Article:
Fee setting: Product pricing is a balancing act
Are you looking at the right things when it comes to setting fees?
Jan 01, 2010
In the past 10 years, the veterinary profession has worked hard to be proactive. In response to the KPMG study that found we were the poorest profession, the National Commission on Veterinary Economic Issues was formed to educate practice owners and employees.
Then came the AAHA compliance study that showed how much better we could do in communication. Interviews showed a gap between clients' desire for clear recommendations and veterinarians who thought they wanted less information.
Industry factors such as huge student debt, were increasingly recognized as a requirement to raise fees. Rapidly increasing compensation packages added to the pressure to do a better job of managing fees. Advances in technology added yet another ingredient to the recipe for profit degradation and cause for top-line adjustments.Microeconomics
It is clear that successful practice economics is driven by sensible revenue management. Fees are the lifeblood of any professional service. Proactive, sound, equitable reasons for prices benefit not only individual practitioners but also the profession as a whole. If practice fees are too low, the hospital director cannot maintain a profit margin adequate to sustain a standard of living for owners and employees. Financial pressures can compromise a code of professional ethics or even state practice statutes. Inadequate fees hinder the hiring and training of competent staff. If fees are too high, or are perceived as too high, clients may feel that charges do not reflect the value of services received. Client perception of high fees may result from employee miscommunication based on personal beliefs and experience or market constraints.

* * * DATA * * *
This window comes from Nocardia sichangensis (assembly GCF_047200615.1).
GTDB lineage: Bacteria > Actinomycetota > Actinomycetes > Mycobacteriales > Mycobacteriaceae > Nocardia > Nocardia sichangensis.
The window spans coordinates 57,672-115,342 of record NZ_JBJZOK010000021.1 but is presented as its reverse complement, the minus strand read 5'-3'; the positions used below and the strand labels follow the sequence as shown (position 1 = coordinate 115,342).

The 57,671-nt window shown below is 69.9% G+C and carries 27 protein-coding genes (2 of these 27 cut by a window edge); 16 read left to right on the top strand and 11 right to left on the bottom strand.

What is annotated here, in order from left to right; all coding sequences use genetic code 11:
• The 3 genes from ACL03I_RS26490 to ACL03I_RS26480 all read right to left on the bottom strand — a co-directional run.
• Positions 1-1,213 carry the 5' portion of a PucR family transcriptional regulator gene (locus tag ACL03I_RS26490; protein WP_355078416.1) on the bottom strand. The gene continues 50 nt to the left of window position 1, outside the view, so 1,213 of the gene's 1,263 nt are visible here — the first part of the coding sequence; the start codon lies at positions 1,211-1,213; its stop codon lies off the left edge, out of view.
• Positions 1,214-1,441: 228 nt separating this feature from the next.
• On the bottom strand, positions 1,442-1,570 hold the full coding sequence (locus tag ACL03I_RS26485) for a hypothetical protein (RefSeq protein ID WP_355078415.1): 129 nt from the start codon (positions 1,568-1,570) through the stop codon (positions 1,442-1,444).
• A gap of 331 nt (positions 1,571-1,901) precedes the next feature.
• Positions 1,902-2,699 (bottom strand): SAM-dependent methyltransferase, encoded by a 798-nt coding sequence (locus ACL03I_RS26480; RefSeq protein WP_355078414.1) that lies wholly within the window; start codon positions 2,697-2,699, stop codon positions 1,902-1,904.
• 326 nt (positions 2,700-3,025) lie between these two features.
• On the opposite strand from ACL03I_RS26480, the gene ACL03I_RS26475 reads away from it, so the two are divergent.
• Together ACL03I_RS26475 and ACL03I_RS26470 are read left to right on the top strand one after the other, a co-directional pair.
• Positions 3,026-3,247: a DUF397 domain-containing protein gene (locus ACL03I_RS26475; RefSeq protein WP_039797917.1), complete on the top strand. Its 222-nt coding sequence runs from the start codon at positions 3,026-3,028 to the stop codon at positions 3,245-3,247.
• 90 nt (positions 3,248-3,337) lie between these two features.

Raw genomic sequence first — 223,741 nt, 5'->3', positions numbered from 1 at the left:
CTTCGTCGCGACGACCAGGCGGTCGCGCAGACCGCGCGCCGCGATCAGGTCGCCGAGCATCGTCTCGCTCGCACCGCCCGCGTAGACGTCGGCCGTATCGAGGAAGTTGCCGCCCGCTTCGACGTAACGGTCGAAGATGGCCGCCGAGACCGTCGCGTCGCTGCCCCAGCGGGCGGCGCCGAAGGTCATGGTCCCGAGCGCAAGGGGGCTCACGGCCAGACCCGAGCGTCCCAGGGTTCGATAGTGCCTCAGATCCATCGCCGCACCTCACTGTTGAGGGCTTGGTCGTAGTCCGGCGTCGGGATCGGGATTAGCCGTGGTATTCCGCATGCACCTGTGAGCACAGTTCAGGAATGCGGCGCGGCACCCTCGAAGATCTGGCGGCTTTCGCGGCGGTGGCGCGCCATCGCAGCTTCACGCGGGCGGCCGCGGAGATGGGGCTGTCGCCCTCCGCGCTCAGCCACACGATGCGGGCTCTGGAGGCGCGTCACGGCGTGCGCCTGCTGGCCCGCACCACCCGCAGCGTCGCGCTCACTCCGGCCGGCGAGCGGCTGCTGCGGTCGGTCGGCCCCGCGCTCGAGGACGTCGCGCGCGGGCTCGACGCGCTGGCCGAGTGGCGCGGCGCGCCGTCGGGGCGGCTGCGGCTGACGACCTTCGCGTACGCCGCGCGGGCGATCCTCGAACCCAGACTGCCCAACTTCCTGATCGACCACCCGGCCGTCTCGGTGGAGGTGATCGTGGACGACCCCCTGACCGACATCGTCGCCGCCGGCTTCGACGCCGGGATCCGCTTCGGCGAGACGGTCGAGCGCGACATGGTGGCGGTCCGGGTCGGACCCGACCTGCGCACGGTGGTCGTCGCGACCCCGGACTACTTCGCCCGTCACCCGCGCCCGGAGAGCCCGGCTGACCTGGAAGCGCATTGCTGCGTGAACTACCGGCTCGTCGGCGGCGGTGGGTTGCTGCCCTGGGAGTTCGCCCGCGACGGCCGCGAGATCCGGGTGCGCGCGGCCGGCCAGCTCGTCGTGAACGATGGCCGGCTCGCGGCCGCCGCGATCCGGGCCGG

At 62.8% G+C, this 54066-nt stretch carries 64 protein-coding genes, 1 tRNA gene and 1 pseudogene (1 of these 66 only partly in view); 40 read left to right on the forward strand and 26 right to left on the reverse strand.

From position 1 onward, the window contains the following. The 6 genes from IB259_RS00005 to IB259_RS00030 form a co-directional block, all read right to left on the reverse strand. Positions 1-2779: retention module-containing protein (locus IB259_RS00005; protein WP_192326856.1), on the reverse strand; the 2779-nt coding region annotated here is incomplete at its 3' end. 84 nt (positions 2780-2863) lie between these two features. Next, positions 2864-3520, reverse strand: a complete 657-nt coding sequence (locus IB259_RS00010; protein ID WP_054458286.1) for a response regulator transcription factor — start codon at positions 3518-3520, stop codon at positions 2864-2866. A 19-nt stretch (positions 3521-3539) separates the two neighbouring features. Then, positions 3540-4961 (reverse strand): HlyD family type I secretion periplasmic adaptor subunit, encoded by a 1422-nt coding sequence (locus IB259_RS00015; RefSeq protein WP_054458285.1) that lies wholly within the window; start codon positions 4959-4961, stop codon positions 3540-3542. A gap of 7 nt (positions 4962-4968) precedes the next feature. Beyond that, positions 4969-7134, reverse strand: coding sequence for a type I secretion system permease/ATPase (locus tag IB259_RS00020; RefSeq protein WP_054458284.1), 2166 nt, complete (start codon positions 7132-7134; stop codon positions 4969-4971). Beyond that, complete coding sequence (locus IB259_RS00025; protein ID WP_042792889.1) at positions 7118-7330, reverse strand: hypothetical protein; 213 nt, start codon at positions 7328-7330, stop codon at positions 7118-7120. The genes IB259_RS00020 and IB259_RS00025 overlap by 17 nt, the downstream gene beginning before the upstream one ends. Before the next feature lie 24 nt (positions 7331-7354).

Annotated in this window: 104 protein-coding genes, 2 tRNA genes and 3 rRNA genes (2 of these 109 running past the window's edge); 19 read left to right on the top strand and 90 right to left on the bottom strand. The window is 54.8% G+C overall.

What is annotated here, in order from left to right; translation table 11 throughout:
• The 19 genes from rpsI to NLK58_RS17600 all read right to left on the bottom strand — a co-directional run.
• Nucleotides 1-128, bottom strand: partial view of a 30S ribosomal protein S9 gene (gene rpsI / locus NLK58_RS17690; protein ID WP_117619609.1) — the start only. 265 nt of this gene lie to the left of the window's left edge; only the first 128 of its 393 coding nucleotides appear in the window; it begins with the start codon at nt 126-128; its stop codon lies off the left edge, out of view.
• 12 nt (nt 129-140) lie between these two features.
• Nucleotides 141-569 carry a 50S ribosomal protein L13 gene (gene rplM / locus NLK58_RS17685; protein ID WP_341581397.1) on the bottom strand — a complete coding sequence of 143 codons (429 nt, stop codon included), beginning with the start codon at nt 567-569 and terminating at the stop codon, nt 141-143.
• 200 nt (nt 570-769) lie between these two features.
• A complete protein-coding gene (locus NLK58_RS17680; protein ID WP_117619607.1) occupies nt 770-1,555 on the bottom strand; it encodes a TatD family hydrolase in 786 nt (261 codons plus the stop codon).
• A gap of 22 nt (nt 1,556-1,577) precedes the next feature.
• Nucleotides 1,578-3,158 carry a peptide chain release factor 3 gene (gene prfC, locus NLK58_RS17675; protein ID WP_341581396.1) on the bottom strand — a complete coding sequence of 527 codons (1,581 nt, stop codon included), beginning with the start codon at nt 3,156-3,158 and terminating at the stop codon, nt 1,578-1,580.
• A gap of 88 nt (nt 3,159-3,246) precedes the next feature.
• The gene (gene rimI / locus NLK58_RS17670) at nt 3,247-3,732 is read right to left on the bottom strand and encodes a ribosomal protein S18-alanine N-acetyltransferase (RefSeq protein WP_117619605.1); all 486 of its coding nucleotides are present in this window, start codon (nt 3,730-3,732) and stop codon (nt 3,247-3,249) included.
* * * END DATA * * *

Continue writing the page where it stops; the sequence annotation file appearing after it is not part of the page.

A balance between opposing and shifting demands must be struck. Costs of operation teeter against consumer demand. Fee structure is crucial to maximizing profit, credit management and personal income. Unfortunately, no one-size-fits-all standardization of fees is possible. Too many variables exist in any particular practice situation. Nevertheless, we are all smart enough to adjust to market forces and internal considerations of veterinary care. Improving a fee structure — while never perfecting it — continues to be both possible and attainable.
How fee schedules are built
Pricing, bundling, practice culture and philosophy, market pressures, and the effort of team members all play crucial roles in realizing adequate income. Good client communication results in client compliance with recommendations. Individual veterinarian productivity and success in generating revenue directly affects the compensatory arrangement. The collection of fees is the concluding measure of the profit cycle.
The practice manager considers and weighs the foregoing factors proactively to budget expenses and plan for fees charged. The practice's medical philosophy predetermines the type of clients attracted to the practice because of the nature of services and products offered.
Key to pricing individual procedures is intimate knowledge of service sophistication and client demand. Most veterinary practice work is service-oriented, which equates to labor cost. As the level of medicine practiced by a particular clinic increases, so does the cost of labor for an individual patient. As more procedures are added to the invoice, so increases the average transaction fee.
The practice manager reasonably segregates two major areas for pricing. The first is product or inventory sales. The second is fee setting for professional services.